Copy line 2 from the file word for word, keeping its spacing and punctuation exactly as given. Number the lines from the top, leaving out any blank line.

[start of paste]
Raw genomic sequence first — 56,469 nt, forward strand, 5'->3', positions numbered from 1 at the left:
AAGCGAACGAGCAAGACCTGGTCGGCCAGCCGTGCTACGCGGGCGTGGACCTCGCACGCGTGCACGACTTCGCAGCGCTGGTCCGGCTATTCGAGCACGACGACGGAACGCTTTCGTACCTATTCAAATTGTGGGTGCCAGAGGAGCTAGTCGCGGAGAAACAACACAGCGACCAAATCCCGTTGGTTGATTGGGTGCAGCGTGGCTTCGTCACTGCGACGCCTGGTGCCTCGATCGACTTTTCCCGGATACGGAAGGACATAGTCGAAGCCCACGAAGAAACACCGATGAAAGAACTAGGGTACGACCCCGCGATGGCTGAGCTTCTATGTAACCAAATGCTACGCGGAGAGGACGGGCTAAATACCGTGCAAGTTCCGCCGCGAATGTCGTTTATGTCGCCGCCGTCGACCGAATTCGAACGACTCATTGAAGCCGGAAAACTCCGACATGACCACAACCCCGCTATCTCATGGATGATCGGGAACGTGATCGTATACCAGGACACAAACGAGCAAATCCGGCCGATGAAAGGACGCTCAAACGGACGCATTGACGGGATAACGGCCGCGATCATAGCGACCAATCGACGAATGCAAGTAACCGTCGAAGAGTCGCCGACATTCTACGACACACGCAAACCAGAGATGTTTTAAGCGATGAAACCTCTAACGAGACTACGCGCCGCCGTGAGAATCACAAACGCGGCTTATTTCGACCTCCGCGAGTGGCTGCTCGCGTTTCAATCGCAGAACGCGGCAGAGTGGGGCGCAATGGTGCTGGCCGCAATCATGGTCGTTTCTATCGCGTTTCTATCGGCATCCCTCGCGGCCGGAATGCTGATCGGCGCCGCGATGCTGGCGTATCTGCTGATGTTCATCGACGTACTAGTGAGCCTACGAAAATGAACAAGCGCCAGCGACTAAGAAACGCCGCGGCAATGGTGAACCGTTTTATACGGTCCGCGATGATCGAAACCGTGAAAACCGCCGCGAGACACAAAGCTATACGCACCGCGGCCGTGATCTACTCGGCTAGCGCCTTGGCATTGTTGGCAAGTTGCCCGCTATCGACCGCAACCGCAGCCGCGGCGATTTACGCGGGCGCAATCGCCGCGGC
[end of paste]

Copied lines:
AAGCGAACGAGCAAGACCTGGTCGGCCAGCCGTGCTACGCGGGCGTGGACCTCGCACGCGTGCACGACTTCGCAGCGCTGGTCCGGCTATTCGAGCACGACGACGGAACGCTTTCGTACCTATTCAAATTGTGGGTGCCAGAGGAGCTAGTCGCGGAGAAACAACACAGCGACCAAATCCCGTTGGTTGATTGGGTGCAGCGTGGCTTCGTCACTGCGACGCCTGGTGCCTCGATCGACTTTTCCCGGATACGGAAGGACATAGTCGAAGCCCACGAAGAAACACCGATGAAAGAACTAGGGTACGACCCCGCGATGGCTGAGCTTCTATGTAACCAAATGCTACGCGGAGAGGACGGGCTAAATACCGTGCAAGTTCCGCCGCGAATGTCGTTTATGTCGCCGCCGTCGACCGAATTCGAACGACTCATTGAAGCCGGAAAACTCCGACATGACCACAACCCCGCTATCTCATGGATGATCGGGAACGTGATCGTATACCAGGACACAAACGAGCAAATCCGGCCGATGAAAGGACGCTCAAACGGACGCATTGACGGGATAACGGCCGCGATCATAGCGACCAATCGACGAATGCAAGTAACCGTCGAAGAGTCGCCGACATTCTACGACACACGCAAACCAGAGATGTTTTAAGCGATGAAACCTCTAACGAGACTACGCGCCGCCGTGAGAATCACAAACGCGGCTTATTTCGACCTCCGCGAGTGGCTGCTCGCGTTTCAATCGCAGAACGCGGCAGAGTGGGGCGCAATGGTGCTGGCCGCAATCATGGTCGTTTCTATCGCGTTTCTATCGGCATCCCTCGCGGCCGGAATGCTGATCGGCGCCGCGATGCTGGCGTATCTGCTGATGTTCATCGACGTACTAGTGAGCCTACGAAAATGAACAAGCGCCAGCGACTAAGAAACGCCGCGGCAATGGTGAACCGTTTTATACGGTCCGCGATGATCGAAACCGTGAAAACCGCCGCGAGACACAAAGCTATACGCACCGCGGCCGTGATCTACTCGGCTAGCGCCTTGGCATTGTTGGCAAGTTGCCCGCTATCGACCGCAACCGCAGCCGCGGCGATTTACGCGGGCGCAATCGCCGCGGC